The common element among these techniques is that the animals are coerced into behaving. The animals are responding to fear, discomfort, or pain: they are avoiding something very unpleasant. Very often, an animal simply shuts down and stops doing anything at all. The animal does learn things, including to be afraid of the person doing the intimidating. Often the animal learns to stop doing things completely. This can lead to “suppression of behavior.” Sadly, people may consider an animal that remains still to be exhibiting “good behavior” rather than exhibiting fear, which might be a more accurate description of the stillness that results after coercive techniques are used.
When there is an emphasis on positive reinforcement, training becomes a shared experience that leads to a powerful bond of trust and cooperation. When teaching is done without compulsion, the animal works toward something it wants and becomes a willing and eager participant in the training process. The relationship between animal and human is not damaged but is enhanced with every lesson. It is an unspoken agreement between animals, fulfilled through action: The teacher takes on the responsibility to teach the animal what to do, and the animal learns to engage in desired behavior with minimal stress. This interaction is enjoyable for both student and teacher.
It is very popular for trainers today to say that they teach using “science-based” methods, operant conditioning, or “positive reinforcement” training. After all, these are the “politically correct” words to use today. However, many trainers are still practicing coercion and using the terms “positive” and “reward.” As caretaker of your companion animal, you want to be sure that these are not empty words that merely hide the compulsion that underlie the trainer’s techniques. A good way to be sure a trainer is teaching without compulsion is to watch what is happening! Forget about what is being said. Watch the behavior of the animal and ask yourself: Is the animal doing a behavior to get something it wants? If so, is the thing they want added to the environment after the behavior occurs? Is this what occurs most often? When taking apart the mechanisms at work in the teaching process, this is a good place to start.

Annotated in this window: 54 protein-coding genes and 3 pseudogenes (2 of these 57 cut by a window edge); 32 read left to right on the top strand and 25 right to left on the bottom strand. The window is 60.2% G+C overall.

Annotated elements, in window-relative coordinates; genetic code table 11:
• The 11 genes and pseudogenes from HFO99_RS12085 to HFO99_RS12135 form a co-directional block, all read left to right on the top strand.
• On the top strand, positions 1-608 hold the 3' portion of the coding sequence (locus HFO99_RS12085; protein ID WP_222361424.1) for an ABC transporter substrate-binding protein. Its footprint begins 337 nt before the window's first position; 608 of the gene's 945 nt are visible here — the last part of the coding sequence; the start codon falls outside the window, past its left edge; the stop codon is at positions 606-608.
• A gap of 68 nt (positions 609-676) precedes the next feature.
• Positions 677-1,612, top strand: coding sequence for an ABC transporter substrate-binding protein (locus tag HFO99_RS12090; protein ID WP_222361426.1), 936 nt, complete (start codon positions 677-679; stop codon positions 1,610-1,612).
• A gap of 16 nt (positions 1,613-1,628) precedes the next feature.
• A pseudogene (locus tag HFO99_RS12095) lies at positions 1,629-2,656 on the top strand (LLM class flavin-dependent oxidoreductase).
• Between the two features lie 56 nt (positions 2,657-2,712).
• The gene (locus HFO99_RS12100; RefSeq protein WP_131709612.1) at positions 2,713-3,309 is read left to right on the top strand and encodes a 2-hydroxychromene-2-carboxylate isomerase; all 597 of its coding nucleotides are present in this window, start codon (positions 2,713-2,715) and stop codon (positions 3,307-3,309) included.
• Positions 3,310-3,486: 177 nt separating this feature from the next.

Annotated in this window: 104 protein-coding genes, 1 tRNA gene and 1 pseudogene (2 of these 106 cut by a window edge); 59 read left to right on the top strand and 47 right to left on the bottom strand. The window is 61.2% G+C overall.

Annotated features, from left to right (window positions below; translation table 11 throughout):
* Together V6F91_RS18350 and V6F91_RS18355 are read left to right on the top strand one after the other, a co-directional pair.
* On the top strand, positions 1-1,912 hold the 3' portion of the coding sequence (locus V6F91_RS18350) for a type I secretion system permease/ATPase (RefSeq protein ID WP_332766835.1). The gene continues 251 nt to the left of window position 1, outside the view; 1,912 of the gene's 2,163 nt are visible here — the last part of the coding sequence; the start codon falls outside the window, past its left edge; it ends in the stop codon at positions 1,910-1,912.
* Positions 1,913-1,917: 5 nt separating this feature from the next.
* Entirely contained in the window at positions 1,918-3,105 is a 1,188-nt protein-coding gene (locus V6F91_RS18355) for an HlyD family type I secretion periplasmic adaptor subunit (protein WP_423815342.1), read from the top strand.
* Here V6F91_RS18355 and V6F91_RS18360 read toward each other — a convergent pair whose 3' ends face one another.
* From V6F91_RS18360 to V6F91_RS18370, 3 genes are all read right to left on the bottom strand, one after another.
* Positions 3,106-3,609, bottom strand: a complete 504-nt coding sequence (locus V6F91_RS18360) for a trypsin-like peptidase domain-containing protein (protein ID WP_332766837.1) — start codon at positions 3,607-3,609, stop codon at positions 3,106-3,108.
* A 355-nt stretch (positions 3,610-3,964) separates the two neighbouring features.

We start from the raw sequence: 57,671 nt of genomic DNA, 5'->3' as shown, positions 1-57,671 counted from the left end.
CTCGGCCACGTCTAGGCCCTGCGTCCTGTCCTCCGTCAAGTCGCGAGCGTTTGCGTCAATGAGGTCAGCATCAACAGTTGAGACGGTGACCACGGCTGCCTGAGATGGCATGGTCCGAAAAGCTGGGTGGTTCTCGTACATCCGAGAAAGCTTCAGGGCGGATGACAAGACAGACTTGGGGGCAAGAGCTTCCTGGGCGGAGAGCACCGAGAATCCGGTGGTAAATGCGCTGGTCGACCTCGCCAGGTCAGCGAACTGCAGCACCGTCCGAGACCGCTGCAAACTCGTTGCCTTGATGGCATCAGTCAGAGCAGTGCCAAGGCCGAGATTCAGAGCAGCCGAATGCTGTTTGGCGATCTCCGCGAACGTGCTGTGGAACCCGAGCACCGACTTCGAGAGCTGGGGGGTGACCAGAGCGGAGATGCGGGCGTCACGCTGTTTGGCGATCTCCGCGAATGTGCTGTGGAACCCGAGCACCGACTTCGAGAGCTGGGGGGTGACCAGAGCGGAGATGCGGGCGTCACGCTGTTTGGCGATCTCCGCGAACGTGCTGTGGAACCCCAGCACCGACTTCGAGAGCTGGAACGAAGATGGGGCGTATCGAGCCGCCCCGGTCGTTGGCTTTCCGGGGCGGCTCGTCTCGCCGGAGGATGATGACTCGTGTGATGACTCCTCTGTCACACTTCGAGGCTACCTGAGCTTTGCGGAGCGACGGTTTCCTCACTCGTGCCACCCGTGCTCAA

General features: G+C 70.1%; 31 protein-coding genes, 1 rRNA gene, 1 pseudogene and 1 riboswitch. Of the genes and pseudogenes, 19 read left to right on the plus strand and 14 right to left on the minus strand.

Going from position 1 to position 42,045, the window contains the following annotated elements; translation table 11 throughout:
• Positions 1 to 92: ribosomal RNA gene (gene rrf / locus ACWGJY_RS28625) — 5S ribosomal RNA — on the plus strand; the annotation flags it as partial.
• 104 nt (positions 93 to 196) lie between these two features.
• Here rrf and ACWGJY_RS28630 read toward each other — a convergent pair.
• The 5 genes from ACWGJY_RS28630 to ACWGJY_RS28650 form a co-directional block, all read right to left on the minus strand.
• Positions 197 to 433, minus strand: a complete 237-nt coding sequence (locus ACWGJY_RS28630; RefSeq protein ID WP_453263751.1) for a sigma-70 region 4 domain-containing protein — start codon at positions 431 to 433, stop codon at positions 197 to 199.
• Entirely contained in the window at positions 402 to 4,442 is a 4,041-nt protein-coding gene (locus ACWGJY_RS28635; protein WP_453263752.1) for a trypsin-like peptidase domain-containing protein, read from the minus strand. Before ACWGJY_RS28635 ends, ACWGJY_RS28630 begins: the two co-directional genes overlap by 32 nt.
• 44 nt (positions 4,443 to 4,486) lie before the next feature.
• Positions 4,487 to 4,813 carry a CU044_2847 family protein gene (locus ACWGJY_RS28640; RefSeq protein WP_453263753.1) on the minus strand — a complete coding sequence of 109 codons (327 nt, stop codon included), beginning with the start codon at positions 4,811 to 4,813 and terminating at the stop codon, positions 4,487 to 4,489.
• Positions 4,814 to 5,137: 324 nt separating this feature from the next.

Be observant of intimidating body language, yelling, disturbing sounds, using a collar to put pressure on a dog’s neck, moving the animal physically by leash or hand. If you see this often, the trainer is not focusing on using positive reinforcement to teach. If a trainer, or you, says “good dog” or gives the dog a treat after using intimidating body language, saying no, or giving a pull on a collar, then positive reinforcement is not being used to teach the dog. Instead, the dog is continually avoiding something unpleasant. The subtleties of training take decades to learn. It is what makes the study of behavior change fascinating but also what makes training complex and difficult to learn and to practice well.
A mature trainer that understands the principles of learning and has the mechanical skills necessary to work hands-on with the student, knows how to get an animal to offer the desired behaviors without compulsion. Training and maintaining behavior using reinforcement is not the same as consistently presenting aversives to the animal. An “aversive” is defined as anything an animal will work to escape or avoid. If one has never seen the power of putting an emphasis on positive reinforcement while training, it can be hard to believe that you can teach an animal to consistently offer behavior, without relying on aversives. But it does work, and it works with accuracy and reliability.
Today, some working animals are trained using a comprehensive understanding of the science of behavior: search & rescue dogs, bomb-sniffing dogs, service animals (including dogs, parrots, ferrets, and miniature horses), seizure alert dogs, cancer-sniffing dogs, mine-sniffing dogs, and more. This is not to say that compulsion is no longer used in training many working dogs, but happily, more and more trainers are turning to more humane approaches and this is encouraging.